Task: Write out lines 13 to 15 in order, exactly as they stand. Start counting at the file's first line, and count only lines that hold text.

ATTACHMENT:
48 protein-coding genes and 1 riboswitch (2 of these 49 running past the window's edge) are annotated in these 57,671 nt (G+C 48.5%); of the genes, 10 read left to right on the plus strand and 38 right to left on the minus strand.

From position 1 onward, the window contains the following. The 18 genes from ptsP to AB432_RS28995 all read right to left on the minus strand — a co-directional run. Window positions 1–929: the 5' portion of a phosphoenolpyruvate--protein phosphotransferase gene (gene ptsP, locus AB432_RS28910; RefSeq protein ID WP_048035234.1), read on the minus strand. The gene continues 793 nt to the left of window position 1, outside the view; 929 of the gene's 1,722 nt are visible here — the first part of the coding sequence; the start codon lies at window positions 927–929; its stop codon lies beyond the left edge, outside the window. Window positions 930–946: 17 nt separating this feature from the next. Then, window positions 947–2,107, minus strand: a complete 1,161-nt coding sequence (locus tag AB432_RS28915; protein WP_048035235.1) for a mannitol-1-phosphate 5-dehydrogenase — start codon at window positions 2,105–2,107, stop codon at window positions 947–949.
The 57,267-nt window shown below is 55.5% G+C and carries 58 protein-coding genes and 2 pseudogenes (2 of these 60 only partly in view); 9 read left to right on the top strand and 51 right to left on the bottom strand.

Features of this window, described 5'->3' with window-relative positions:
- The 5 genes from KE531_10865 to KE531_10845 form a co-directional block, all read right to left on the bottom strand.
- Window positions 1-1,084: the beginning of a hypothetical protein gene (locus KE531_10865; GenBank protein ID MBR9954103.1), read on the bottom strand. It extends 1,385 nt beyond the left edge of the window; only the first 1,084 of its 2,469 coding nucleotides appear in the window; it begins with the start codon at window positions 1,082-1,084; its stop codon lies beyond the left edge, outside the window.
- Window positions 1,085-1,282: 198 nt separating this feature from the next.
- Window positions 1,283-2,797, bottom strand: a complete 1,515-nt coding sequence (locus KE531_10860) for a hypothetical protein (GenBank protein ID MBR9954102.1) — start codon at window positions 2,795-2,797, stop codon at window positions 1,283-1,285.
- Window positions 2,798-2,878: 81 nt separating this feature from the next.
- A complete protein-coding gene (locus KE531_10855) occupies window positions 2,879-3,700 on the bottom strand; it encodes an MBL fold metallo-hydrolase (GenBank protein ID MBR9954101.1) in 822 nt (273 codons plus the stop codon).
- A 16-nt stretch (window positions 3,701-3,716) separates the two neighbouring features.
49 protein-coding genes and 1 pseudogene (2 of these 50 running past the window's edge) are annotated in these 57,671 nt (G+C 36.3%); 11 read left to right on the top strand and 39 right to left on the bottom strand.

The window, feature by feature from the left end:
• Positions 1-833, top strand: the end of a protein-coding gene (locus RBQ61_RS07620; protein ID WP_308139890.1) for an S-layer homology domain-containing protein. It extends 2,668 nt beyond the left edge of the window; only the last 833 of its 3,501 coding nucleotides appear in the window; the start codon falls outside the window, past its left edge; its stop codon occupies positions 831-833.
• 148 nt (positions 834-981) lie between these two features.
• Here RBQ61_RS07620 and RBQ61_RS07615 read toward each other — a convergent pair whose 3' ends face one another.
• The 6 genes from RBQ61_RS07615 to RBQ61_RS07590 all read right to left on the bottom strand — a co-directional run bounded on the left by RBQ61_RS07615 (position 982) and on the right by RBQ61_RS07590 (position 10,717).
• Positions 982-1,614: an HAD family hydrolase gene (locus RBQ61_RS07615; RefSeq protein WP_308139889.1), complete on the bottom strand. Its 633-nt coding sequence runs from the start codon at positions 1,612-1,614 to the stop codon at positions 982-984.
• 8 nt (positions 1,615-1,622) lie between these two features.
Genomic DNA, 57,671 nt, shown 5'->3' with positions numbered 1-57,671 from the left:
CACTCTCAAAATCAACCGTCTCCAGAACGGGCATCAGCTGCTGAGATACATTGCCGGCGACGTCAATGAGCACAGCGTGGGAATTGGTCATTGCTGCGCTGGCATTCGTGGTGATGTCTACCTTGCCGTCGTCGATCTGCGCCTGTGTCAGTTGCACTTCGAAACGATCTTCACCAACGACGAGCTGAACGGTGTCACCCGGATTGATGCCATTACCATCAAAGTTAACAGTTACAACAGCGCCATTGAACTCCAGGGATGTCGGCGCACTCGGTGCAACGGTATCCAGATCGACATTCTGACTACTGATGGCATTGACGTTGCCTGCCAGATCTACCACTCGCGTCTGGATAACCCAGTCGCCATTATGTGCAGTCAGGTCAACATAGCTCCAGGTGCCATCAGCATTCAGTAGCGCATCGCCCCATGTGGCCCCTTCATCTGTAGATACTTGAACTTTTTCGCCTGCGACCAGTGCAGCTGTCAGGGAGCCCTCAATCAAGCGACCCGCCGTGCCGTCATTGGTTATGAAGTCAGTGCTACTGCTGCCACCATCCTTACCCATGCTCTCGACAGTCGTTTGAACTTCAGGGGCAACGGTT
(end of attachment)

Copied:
The window, feature by feature from the left end:
• Positions 1-833, top strand: the end of a protein-coding gene (locus RBQ61_RS07620; protein ID WP_308139890.1) for an S-layer homology domain-containing protein. It extends 2,668 nt beyond the left edge of the window; only the last 833 of its 3,501 coding nucleotides appear in the window; the start codon falls outside the window, past its left edge; its stop codon occupies positions 831-833.
• 148 nt (positions 834-981) lie between these two features.